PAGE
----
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Thin Film Deposition Laboratory: Sputtering

In this deposition technique, a target (anode) made of the material which has to be evaporated is blasted with inert gas ions (Ar). Most of the energy linked to this process transposes into the target heating (increase of the thermal agitation of the target atoms), but in some cases, the energy transferred after a collision with a gas ion may be transferred into an expulsion of the atom itself from the target. The material which is removed from the target will deposit on a support (substrate), at a fixed distance from the target, resulting in a thin film of the target material deposited on the chosen substrate.

Sputtering deposition apparatusSputtering deposition apparatus

This is a process that may be applied to any material including those with very low vapour pressures. Because of the atomic nature of this film growth tecnique, very small film thicknesses can be obtained.
The sputtering experimental system for thin films deposition consists of a vacuum chamber provided with a turbomolecular pump in series with a rotative pump. The pressures which can be reached with this system are in the order of 10-7 mbar.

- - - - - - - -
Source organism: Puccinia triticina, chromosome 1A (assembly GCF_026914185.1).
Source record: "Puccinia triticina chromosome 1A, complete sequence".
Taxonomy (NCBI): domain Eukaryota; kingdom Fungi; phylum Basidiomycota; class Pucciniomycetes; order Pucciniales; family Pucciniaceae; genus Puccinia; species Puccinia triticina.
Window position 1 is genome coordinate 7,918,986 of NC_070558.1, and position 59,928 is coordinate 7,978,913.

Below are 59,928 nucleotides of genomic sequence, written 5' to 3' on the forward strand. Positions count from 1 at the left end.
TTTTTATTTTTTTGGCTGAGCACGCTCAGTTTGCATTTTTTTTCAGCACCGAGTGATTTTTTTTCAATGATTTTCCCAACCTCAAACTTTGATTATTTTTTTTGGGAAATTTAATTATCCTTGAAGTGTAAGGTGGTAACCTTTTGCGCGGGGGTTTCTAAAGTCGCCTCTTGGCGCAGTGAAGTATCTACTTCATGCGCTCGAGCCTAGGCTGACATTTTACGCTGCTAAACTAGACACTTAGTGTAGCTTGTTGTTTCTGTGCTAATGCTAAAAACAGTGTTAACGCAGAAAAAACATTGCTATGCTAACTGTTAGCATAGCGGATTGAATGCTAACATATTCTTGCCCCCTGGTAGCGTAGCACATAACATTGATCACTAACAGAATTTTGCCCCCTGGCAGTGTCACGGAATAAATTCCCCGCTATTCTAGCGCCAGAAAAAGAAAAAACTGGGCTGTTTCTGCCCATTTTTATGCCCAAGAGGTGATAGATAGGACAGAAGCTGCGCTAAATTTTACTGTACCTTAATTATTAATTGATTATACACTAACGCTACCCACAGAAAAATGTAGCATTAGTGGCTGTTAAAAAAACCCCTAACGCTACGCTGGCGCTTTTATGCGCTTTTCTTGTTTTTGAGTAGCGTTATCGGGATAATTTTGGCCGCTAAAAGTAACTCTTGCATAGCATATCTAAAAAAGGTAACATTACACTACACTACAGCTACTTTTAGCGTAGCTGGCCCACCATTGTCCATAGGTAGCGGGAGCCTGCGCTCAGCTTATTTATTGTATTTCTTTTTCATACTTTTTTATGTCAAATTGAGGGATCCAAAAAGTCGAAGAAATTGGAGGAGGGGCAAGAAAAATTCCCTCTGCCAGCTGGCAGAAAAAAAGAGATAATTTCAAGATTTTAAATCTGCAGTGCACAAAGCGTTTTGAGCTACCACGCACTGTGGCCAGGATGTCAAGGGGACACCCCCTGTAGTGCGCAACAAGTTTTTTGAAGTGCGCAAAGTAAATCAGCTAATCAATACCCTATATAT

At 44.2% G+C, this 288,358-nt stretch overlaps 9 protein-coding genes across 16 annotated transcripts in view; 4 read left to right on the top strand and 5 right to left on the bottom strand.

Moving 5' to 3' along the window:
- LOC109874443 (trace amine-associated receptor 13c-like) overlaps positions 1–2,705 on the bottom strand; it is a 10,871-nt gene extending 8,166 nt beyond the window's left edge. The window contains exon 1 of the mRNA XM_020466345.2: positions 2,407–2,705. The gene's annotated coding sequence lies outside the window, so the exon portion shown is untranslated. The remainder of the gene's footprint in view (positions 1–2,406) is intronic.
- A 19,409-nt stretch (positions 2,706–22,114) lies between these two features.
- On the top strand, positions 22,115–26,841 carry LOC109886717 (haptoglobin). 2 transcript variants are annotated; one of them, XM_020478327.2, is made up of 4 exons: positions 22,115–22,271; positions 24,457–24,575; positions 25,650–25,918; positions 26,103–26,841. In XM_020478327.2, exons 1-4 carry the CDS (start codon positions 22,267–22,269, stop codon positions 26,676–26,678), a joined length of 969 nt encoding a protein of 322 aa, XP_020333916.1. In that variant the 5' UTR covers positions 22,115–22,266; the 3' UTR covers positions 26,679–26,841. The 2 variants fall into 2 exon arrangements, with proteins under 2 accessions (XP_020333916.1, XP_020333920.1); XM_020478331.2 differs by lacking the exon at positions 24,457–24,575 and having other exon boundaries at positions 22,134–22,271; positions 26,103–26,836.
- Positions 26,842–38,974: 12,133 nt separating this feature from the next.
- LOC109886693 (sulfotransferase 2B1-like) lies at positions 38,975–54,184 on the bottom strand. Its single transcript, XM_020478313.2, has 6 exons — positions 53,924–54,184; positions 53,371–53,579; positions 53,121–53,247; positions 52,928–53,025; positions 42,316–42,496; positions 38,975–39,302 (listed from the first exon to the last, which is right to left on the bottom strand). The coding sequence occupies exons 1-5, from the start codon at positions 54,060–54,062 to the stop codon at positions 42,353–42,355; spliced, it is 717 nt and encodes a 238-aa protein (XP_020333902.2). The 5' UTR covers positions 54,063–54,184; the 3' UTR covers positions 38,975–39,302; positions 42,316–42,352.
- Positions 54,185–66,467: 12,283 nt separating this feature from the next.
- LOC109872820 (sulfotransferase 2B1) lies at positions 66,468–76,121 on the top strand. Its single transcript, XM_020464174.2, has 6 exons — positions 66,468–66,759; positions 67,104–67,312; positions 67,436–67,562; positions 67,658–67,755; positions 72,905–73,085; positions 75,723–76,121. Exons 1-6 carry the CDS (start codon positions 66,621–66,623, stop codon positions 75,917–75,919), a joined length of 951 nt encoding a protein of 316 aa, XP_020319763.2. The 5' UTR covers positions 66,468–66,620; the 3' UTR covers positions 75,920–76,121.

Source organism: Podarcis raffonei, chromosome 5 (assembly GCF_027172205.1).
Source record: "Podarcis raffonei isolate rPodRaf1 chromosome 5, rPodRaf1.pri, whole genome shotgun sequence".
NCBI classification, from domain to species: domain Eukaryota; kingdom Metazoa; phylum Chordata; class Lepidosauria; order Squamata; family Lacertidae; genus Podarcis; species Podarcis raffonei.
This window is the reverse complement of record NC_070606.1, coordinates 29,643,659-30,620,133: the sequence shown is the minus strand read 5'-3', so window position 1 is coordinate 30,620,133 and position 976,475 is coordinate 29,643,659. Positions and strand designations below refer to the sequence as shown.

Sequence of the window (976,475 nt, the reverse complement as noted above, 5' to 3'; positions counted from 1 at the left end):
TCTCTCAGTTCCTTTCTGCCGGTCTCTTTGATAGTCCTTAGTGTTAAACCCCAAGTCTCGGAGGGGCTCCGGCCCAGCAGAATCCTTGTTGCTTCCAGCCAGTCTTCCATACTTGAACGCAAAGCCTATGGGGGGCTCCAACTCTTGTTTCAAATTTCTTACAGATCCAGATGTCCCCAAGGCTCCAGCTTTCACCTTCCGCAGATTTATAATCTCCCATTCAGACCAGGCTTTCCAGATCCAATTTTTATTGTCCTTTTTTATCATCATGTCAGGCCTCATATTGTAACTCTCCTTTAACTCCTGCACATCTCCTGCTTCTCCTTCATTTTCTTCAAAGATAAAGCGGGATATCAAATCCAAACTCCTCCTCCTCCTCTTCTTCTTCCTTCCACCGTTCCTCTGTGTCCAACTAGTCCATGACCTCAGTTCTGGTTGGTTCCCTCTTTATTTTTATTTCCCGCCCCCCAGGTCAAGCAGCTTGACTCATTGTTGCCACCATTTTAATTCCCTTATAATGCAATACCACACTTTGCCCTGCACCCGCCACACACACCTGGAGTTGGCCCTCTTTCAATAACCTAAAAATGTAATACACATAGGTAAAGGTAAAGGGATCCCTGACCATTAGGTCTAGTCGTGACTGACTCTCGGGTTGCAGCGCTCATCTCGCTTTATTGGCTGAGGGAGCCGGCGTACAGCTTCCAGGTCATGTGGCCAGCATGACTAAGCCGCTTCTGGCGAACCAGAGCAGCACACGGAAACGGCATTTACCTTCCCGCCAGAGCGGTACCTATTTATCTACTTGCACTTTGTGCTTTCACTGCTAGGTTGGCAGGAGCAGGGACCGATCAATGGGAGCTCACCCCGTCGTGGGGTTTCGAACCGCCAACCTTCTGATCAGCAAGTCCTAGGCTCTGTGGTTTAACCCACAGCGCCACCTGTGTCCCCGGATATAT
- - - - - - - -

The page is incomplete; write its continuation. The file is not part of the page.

A Residual Gas Analyzer is dedicated to control the atmosphere in which the sputtering processes take place. Moreover the chamber is endowed with 2 sputtering sources, dc (500 W) and RF(150 W) sources for the deposition of both metallic and insulator films. The system provides also the use of gases which allow the realization of reactive deposition processes (O2, N2).
This technique has been used for niobium (Nb) thin film deposition, a low temperature superconductor material with Tc=9.1 K, and niobium nitride NbN (Tc=18K) and more recently for the realization and the study of magnesium di-boride (MgB2, Tc=39K) thin films.